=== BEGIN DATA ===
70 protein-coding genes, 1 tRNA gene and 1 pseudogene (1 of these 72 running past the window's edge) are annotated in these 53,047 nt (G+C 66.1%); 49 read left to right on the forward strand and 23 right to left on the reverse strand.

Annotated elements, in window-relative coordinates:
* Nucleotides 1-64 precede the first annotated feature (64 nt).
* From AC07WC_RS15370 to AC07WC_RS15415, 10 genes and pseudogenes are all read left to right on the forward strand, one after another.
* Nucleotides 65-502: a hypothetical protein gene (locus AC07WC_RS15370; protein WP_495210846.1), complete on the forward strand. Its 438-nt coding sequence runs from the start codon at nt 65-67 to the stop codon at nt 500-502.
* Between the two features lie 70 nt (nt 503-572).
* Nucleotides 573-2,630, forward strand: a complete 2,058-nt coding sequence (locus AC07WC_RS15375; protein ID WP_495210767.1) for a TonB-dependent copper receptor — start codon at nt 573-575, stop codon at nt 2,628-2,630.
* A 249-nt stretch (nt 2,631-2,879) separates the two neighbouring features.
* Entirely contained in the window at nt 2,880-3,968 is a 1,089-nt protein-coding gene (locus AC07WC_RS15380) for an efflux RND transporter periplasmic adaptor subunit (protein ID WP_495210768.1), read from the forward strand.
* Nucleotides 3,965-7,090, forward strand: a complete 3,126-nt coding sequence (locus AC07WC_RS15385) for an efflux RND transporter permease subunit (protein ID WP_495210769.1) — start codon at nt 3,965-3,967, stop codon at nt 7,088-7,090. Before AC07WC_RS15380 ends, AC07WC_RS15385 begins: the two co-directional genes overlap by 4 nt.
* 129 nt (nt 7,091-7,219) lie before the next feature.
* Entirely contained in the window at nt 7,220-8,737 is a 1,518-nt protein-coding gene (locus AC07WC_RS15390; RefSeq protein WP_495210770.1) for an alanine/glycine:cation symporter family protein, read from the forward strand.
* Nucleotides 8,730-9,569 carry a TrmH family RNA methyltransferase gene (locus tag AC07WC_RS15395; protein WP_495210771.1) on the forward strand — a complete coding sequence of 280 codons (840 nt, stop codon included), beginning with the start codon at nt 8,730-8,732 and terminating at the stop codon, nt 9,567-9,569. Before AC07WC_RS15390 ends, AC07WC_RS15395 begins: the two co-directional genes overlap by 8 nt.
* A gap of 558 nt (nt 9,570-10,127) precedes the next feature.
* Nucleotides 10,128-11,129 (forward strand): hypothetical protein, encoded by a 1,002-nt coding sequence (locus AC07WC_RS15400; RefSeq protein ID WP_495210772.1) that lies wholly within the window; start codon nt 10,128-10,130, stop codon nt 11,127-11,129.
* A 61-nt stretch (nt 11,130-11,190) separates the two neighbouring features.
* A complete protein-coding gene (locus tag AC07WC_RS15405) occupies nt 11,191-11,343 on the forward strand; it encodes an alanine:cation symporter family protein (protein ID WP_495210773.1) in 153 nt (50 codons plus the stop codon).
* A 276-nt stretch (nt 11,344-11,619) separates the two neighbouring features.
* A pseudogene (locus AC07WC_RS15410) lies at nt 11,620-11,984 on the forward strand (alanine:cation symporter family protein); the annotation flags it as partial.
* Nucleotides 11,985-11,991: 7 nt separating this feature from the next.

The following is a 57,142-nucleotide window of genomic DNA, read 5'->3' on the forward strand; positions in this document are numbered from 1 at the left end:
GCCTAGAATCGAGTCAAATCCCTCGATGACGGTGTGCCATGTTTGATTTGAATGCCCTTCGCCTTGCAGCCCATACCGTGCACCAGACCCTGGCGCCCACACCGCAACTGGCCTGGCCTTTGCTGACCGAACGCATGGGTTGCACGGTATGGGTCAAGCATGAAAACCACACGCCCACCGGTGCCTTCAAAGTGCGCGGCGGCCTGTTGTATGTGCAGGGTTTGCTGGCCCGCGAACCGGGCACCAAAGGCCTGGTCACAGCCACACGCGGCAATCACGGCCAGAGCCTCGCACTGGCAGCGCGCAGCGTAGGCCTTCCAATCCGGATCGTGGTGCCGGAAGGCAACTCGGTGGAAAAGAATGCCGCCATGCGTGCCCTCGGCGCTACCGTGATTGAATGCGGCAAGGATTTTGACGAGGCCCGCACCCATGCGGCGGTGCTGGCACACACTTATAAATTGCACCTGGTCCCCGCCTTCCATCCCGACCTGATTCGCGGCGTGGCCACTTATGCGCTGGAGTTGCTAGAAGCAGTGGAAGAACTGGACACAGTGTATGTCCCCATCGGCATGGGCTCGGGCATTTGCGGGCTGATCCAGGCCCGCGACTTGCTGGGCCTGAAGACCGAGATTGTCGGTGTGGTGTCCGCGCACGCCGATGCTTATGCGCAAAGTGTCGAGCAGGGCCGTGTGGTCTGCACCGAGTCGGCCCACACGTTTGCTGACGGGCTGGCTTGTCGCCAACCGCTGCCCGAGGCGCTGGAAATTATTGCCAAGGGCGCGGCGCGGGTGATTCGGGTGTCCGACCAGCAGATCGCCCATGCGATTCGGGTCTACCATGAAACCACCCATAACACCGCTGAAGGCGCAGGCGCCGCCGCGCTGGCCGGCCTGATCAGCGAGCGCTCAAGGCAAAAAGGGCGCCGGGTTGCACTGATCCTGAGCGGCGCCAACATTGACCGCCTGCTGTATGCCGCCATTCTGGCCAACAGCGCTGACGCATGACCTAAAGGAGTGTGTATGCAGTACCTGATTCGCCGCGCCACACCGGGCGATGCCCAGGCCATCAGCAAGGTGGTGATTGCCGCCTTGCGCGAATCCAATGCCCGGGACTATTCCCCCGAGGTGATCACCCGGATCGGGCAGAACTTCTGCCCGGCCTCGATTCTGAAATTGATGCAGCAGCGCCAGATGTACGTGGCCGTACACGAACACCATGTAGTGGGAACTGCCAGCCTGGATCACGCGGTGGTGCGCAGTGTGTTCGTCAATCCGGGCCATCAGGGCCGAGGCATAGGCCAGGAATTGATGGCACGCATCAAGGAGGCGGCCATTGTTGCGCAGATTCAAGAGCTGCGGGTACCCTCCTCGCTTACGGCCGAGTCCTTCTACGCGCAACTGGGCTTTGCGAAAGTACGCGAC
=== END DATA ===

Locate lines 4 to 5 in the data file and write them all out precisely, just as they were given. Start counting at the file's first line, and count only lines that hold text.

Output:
* From AC07WC_RS15370 to AC07WC_RS15415, 10 genes and pseudogenes are all read left to right on the forward strand, one after another.
* Nucleotides 65-502: a hypothetical protein gene (locus AC07WC_RS15370; protein WP_495210846.1), complete on the forward strand. Its 438-nt coding sequence runs from the start codon at nt 65-67 to the stop codon at nt 500-502.